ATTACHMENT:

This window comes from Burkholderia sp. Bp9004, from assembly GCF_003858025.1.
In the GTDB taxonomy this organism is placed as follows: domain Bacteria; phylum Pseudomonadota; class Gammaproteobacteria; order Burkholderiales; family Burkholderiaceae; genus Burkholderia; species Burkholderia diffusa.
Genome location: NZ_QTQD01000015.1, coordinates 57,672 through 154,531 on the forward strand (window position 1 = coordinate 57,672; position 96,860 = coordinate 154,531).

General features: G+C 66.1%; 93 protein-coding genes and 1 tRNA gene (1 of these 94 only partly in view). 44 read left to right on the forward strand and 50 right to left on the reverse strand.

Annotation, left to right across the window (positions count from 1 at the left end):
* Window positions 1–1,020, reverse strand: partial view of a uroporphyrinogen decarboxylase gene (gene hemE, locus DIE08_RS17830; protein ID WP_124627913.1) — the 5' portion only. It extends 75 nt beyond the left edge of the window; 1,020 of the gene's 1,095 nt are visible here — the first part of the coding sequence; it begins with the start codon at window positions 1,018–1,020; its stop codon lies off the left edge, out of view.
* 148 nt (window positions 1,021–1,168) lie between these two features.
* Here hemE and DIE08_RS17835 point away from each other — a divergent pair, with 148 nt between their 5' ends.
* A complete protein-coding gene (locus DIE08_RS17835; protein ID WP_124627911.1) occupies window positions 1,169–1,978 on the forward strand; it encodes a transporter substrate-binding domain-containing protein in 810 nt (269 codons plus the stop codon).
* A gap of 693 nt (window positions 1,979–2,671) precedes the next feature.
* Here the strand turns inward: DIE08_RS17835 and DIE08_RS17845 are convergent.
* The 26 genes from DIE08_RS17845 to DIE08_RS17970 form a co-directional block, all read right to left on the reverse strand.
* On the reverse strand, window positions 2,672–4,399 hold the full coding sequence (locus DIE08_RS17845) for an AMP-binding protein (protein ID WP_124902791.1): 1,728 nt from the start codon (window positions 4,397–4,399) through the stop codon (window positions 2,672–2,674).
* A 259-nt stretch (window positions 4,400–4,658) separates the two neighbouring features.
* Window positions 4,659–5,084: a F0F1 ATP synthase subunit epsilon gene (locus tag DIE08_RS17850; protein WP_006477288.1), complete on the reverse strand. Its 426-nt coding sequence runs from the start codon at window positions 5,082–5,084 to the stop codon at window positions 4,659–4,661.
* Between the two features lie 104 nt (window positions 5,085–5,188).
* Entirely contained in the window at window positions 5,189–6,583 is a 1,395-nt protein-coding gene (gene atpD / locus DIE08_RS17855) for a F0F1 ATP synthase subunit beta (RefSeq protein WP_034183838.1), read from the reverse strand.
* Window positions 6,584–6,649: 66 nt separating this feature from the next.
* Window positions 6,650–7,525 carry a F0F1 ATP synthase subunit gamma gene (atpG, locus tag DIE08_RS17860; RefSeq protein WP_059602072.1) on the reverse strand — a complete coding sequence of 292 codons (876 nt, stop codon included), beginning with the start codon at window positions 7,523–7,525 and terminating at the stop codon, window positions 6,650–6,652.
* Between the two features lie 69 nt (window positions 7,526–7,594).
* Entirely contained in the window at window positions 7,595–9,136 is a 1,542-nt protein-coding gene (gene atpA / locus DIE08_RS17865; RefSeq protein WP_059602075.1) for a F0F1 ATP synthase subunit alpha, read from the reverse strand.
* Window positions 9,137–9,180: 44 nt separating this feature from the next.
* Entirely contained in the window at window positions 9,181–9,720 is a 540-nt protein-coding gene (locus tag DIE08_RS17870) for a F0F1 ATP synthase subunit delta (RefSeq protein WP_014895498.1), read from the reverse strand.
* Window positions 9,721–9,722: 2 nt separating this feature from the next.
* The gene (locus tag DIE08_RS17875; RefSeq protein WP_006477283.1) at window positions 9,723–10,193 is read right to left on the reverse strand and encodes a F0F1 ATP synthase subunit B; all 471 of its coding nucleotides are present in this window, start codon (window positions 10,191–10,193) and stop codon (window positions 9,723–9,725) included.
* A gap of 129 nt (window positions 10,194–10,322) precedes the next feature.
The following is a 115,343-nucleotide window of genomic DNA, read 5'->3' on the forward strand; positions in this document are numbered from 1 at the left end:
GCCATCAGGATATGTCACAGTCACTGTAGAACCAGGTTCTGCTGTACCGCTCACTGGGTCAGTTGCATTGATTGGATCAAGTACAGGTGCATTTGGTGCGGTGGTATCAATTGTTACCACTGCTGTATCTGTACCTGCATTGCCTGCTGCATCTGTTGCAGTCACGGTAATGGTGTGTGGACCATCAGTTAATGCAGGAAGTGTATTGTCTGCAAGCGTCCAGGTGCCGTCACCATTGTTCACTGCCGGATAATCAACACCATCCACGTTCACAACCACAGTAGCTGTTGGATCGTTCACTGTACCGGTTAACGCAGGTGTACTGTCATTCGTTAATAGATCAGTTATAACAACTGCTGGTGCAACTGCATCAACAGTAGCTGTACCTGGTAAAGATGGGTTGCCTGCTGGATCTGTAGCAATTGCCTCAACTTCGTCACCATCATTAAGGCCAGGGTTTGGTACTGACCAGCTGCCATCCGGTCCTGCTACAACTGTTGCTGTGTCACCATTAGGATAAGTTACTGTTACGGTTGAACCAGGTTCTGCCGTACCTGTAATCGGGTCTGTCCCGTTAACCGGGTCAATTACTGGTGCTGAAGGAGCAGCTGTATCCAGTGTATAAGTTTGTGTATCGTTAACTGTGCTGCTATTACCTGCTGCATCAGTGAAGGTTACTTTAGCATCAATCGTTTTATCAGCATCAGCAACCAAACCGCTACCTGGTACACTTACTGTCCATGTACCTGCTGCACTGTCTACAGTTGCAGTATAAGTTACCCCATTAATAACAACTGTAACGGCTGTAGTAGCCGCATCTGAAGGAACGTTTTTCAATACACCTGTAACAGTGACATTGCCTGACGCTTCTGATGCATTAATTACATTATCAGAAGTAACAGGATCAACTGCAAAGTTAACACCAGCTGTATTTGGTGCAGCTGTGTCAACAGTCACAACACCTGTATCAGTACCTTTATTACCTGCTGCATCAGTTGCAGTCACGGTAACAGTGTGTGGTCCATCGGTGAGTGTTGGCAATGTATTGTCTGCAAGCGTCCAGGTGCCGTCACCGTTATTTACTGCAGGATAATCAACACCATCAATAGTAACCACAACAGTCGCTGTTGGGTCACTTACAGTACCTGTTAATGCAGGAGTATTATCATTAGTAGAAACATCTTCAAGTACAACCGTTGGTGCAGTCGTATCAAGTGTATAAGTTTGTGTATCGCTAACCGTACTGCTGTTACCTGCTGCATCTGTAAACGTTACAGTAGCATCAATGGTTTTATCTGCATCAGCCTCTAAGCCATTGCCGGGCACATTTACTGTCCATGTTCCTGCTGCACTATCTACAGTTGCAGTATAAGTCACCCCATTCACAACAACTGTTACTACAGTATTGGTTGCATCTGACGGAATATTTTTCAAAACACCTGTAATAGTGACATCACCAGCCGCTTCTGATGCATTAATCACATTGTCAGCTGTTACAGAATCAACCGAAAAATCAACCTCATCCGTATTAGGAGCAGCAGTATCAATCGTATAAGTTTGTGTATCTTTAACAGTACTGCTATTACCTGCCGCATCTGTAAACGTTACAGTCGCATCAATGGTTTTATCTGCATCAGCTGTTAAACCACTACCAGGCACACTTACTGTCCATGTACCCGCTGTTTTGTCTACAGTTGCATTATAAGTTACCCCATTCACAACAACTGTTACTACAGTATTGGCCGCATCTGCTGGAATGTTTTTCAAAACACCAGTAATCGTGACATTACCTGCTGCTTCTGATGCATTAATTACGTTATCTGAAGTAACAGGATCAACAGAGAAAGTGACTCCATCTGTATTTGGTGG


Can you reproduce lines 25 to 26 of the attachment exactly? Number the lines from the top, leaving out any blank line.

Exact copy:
* The gene (locus tag DIE08_RS17875; RefSeq protein WP_006477283.1) at window positions 9,723–10,193 is read right to left on the reverse strand and encodes a F0F1 ATP synthase subunit B; all 471 of its coding nucleotides are present in this window, start codon (window positions 10,191–10,193) and stop codon (window positions 9,723–9,725) included.
* A gap of 129 nt (window positions 10,194–10,322) precedes the next feature.